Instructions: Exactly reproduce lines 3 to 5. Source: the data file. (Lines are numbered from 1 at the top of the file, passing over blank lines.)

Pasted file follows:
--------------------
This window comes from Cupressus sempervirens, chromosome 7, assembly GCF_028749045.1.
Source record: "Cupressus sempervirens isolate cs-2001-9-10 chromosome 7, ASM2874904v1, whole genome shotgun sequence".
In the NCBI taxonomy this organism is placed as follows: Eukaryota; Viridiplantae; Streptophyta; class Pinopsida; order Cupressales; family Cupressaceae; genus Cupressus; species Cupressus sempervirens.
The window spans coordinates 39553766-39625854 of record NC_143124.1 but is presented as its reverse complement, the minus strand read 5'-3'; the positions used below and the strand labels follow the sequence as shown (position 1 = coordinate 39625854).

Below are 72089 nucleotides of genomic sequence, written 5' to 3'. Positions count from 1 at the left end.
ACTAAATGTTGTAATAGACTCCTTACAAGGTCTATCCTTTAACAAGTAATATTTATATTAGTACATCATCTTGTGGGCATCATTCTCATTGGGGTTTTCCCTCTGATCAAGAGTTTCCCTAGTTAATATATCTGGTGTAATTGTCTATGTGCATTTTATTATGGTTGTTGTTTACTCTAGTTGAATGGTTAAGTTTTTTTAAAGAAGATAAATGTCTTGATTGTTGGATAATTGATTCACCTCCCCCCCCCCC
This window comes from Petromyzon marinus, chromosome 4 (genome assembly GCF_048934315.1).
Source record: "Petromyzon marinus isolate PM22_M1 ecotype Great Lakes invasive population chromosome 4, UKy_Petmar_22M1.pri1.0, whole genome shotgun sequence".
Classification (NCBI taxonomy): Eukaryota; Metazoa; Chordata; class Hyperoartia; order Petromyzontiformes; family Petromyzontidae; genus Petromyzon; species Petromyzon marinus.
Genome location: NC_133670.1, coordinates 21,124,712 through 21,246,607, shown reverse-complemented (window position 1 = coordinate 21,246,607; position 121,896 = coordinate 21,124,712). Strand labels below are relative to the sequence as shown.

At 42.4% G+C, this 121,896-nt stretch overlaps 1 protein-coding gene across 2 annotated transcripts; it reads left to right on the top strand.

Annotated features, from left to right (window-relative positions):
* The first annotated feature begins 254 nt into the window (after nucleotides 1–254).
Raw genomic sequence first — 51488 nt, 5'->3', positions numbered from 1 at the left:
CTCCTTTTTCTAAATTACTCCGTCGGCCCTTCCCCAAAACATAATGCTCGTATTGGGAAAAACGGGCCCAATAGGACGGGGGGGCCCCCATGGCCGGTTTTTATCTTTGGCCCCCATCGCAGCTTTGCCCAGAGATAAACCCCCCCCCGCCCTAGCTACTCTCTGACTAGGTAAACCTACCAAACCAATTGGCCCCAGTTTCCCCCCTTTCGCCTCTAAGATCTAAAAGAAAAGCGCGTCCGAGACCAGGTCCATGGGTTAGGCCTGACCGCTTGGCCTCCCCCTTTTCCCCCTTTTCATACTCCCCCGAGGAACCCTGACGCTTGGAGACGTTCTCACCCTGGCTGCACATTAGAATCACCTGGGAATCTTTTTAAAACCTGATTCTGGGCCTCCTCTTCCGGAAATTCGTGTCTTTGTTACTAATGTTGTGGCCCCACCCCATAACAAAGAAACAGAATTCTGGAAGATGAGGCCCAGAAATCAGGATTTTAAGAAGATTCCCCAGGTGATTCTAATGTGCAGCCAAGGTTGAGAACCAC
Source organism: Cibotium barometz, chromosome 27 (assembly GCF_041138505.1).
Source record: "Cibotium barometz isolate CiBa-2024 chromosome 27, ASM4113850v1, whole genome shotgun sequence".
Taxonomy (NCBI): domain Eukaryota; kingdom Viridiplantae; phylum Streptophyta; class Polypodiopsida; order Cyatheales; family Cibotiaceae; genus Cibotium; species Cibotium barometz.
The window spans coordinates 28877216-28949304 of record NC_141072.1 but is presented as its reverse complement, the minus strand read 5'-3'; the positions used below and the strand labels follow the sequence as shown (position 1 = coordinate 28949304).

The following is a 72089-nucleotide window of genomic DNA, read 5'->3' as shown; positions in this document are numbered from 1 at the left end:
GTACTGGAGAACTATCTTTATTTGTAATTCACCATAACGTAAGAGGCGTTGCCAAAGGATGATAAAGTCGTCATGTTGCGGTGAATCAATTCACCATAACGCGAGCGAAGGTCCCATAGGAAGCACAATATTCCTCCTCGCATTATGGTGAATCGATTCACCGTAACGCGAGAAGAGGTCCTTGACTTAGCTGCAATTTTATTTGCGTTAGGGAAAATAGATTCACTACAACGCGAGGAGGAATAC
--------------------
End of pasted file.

In the NCBI taxonomy this organism is placed as follows: Eukaryota; Viridiplantae; Streptophyta; class Pinopsida; order Cupressales; family Cupressaceae; genus Cupressus; species Cupressus sempervirens.
The window spans coordinates 39553766-39625854 of record NC_143124.1 but is presented as its reverse complement, the minus strand read 5'-3'; the positions used below and the strand labels follow the sequence as shown (position 1 = coordinate 39625854).

Below are 72089 nucleotides of genomic sequence, written 5' to 3'. Positions count from 1 at the left end.